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Early Albion Catholics practiced at North Main site

By Matthew Ballard, Orleans County Historian Posted 15 June 2015 at 12:00 am

ALBION – Irish Catholic immigrants flocked to Orleans County as early as the 1820s and 1830s, well in advance of the Great Famine of 1845-1852.

The Irish in Albion and Medina quickly found work within the newly established sandstone quarries located throughout the region, yet no house of worship existed to meet their weekly sacramental requirements.

Around 1840 Rev. Patrick Costello of Lockport visited Albion to celebrate Mass in the home of John Walsh, an early Irish settler in the village. The earliest Irish population was small, consisting of the families of Samuel McCaffrey, Denis Sullivan, Patrick McMahon, Bernard Flaherty, Thomas Crean, and Felix McCann, the latter a veteran of the Battle of Waterloo.

The community rented space in the Burrows Block on Main Street and priests held monthly services from Lockport or Rochester. These priests were also called upon to administer the sacraments of baptism and matrimony.

In June of 1849 Bishop John Timon visited Albion with Rev. Harmon of Medina in order to secure the site on North Main Street. Work began soon after and the edifice was completed in 1852 under the direction of Rev. O’Conner; the first Mass was celebrated on Palm Sunday of that year.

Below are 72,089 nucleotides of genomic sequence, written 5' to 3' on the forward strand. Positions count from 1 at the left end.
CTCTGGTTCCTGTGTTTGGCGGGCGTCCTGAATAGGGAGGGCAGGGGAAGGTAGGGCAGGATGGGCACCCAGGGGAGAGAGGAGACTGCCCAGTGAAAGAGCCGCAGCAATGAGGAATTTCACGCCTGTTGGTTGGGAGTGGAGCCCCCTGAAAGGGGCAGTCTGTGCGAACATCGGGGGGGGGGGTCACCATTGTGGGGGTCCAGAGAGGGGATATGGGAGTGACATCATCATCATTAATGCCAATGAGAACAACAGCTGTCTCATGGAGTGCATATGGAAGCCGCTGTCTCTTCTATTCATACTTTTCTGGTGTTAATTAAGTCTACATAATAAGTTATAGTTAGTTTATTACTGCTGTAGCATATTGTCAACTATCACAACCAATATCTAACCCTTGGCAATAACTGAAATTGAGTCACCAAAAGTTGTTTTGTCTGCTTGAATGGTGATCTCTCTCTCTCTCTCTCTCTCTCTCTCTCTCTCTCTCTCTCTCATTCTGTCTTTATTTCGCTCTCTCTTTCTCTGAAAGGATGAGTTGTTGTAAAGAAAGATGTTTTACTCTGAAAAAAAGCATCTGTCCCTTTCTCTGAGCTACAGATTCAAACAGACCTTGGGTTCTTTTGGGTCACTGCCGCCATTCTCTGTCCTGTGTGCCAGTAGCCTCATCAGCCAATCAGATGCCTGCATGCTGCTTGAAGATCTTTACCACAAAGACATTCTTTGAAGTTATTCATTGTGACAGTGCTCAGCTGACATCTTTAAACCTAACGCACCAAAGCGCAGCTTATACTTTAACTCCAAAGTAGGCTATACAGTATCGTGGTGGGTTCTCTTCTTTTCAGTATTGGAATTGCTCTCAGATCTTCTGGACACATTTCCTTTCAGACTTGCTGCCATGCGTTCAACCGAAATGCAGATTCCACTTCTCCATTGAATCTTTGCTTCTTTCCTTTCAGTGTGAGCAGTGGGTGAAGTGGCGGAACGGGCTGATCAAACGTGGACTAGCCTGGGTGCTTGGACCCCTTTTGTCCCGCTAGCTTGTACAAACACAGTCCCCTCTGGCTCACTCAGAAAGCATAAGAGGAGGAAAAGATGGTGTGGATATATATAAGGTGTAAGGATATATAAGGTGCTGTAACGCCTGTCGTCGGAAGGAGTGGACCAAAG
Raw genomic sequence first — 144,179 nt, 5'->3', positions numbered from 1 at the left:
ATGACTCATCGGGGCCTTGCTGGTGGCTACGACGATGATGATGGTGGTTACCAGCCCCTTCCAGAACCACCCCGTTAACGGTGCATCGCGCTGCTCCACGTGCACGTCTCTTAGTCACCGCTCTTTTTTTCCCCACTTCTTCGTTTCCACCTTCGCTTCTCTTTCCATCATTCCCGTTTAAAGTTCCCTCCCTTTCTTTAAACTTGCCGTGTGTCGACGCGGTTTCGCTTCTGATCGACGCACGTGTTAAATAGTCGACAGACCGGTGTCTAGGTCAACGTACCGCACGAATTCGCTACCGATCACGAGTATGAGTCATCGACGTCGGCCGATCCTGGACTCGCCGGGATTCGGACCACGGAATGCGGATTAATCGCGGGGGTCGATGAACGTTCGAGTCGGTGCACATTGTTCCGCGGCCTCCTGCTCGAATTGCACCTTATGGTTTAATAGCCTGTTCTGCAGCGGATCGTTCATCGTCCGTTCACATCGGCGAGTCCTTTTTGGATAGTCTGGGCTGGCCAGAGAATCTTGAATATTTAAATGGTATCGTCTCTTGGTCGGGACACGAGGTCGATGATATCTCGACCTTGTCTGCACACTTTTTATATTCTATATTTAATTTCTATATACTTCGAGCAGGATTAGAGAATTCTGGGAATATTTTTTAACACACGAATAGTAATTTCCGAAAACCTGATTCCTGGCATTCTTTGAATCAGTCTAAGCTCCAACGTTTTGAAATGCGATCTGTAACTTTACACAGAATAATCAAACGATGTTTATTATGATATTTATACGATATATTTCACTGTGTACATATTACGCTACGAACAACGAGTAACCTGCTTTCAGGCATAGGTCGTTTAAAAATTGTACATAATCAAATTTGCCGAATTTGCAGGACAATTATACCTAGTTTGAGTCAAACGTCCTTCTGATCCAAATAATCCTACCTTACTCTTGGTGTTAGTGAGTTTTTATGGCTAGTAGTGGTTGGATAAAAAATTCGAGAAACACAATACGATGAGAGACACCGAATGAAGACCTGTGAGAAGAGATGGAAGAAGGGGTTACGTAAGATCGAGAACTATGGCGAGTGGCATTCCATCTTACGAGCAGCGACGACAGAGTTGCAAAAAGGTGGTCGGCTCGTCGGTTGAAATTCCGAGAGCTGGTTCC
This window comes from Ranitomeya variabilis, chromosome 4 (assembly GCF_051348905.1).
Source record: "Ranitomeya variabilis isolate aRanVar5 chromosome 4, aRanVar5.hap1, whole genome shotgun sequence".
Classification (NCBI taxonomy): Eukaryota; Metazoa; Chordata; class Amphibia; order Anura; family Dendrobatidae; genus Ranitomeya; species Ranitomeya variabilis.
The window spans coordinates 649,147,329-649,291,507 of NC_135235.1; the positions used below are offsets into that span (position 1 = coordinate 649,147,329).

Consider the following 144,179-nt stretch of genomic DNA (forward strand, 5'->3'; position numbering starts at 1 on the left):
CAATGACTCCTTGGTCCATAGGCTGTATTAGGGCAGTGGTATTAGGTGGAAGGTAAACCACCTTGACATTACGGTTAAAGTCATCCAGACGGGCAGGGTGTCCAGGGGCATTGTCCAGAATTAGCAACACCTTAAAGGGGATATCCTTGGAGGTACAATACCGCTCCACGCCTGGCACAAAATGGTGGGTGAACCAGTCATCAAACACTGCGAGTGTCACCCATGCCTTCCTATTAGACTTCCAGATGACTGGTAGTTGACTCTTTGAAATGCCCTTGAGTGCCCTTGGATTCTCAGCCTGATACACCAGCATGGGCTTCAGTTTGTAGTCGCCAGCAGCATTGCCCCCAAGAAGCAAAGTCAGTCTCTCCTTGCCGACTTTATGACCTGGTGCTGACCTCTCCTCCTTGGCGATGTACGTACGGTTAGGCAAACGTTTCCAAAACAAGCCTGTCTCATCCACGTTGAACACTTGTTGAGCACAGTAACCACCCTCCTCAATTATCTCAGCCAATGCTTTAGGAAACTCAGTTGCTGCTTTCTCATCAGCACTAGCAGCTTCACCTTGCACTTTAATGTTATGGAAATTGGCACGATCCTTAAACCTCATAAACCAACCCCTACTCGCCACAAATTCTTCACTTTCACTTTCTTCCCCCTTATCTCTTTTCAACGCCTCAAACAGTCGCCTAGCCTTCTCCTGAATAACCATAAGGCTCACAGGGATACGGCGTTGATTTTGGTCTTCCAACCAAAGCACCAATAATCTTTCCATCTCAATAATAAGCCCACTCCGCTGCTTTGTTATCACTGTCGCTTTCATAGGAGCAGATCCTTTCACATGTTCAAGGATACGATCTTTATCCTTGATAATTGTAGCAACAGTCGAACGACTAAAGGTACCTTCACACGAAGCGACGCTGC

Over the next 10 years, the congregation saw numerous priests come and go until Rev. John M. Castaldi arrived in 1862. His tenure with the parish would be one of the longest in the history of the congregation.

Castaldi ensured the continued growth of the parish with the erection of a parochial school located behind the church, opening in 1869 under the direction of the Sisters of Mercy. He also secured 26 acres of land located on Brown Street for use as a Catholic cemetery, then called “Holy Sepulchre.” Two years later, the parish purchased the property of Mrs. English for use as a convent for the Sisters.

This growth and the size of the congregation elevated the parish to the rank of “Irremovable Rectorship,” meaning the priest left only by retirement or death. It was the death of Rev. Castaldi in 1895 that led to the erection of the new sandstone church on Park Street; another story for another time.

This image shows the original site of St. Joseph’s Catholic Church, located between Erie Street and Caroline Street. Unlike the current edifice, this church was constructed of wood and was likely meant to serve as a temporary house of worship.

Those familiar with St. Mary’s Assumption Parish in Albion will notice some similarities between this structure and the Polish parish building. Both the interior and exterior of the Polish church resemble the original St. Joseph edifice.

The Department of History is now seeking submissions for the inaugural edition of “The Pioneer Record.” Check out www.orleanscountyhistorian.org for more information.